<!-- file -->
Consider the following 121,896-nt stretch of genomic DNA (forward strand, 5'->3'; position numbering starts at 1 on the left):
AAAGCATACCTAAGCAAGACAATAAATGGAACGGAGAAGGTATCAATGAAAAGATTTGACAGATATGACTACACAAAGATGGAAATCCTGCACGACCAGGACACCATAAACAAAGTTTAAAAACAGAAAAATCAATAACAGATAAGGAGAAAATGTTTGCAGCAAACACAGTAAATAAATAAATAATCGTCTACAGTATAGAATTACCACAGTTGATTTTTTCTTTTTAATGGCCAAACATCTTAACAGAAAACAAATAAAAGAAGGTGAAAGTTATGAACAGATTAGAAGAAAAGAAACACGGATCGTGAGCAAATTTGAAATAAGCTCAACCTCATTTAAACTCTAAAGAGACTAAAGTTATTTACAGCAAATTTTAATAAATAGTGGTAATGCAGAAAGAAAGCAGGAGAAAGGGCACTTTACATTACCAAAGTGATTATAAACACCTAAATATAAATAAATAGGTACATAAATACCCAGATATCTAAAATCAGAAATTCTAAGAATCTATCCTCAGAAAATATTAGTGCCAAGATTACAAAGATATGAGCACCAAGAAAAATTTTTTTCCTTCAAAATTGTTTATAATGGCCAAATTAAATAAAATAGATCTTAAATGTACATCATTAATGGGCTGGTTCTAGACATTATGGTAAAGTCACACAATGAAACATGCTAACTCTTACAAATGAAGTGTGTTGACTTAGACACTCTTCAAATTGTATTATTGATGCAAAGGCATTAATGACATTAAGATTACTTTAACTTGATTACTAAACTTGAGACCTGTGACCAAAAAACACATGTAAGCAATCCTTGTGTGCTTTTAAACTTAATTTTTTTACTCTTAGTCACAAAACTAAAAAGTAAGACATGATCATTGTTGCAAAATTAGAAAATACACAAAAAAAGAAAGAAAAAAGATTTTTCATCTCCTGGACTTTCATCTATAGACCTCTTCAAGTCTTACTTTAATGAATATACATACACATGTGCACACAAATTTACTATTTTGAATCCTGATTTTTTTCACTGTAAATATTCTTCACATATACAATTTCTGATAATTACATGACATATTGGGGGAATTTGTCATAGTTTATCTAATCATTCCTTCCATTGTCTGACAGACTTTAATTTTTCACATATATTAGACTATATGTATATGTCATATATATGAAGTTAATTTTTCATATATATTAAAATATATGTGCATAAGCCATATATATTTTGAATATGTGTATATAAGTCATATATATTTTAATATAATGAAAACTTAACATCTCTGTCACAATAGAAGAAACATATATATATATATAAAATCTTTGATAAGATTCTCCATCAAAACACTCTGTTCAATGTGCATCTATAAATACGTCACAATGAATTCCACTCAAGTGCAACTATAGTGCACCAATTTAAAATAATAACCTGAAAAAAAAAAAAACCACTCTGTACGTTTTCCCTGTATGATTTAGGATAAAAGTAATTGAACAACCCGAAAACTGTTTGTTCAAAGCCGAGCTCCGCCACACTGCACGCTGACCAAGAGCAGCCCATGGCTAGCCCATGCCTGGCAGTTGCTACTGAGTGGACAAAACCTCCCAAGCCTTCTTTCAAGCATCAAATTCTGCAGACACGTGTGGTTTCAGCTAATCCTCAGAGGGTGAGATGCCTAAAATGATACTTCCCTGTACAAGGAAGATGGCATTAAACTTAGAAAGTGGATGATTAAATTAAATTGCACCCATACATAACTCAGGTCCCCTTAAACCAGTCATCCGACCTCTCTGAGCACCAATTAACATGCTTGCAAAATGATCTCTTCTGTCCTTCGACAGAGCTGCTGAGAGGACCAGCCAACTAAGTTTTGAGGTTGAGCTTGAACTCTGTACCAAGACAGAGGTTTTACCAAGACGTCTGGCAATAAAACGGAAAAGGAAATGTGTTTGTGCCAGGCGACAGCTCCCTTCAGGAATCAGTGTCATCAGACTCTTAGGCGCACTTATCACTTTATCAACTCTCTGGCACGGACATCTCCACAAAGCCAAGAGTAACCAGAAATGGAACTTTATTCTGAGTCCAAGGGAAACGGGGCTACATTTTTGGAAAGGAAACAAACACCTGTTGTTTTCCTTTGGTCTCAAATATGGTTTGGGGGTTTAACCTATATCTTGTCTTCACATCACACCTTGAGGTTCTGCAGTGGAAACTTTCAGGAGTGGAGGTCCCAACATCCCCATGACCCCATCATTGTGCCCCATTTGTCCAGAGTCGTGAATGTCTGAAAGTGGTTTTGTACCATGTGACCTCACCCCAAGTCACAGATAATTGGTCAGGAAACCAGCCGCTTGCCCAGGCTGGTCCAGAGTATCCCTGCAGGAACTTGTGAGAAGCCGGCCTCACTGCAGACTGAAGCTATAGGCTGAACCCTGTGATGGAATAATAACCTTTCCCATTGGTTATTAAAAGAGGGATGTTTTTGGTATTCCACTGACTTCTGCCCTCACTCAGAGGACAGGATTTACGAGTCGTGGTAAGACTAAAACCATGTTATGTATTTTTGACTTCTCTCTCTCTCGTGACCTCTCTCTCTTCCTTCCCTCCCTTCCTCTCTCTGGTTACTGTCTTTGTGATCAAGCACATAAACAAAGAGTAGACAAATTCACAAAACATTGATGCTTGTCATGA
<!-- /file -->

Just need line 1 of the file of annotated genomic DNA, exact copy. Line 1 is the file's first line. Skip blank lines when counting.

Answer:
Consider the following 121,896-nt stretch of genomic DNA (forward strand, 5'->3'; position numbering starts at 1 on the left):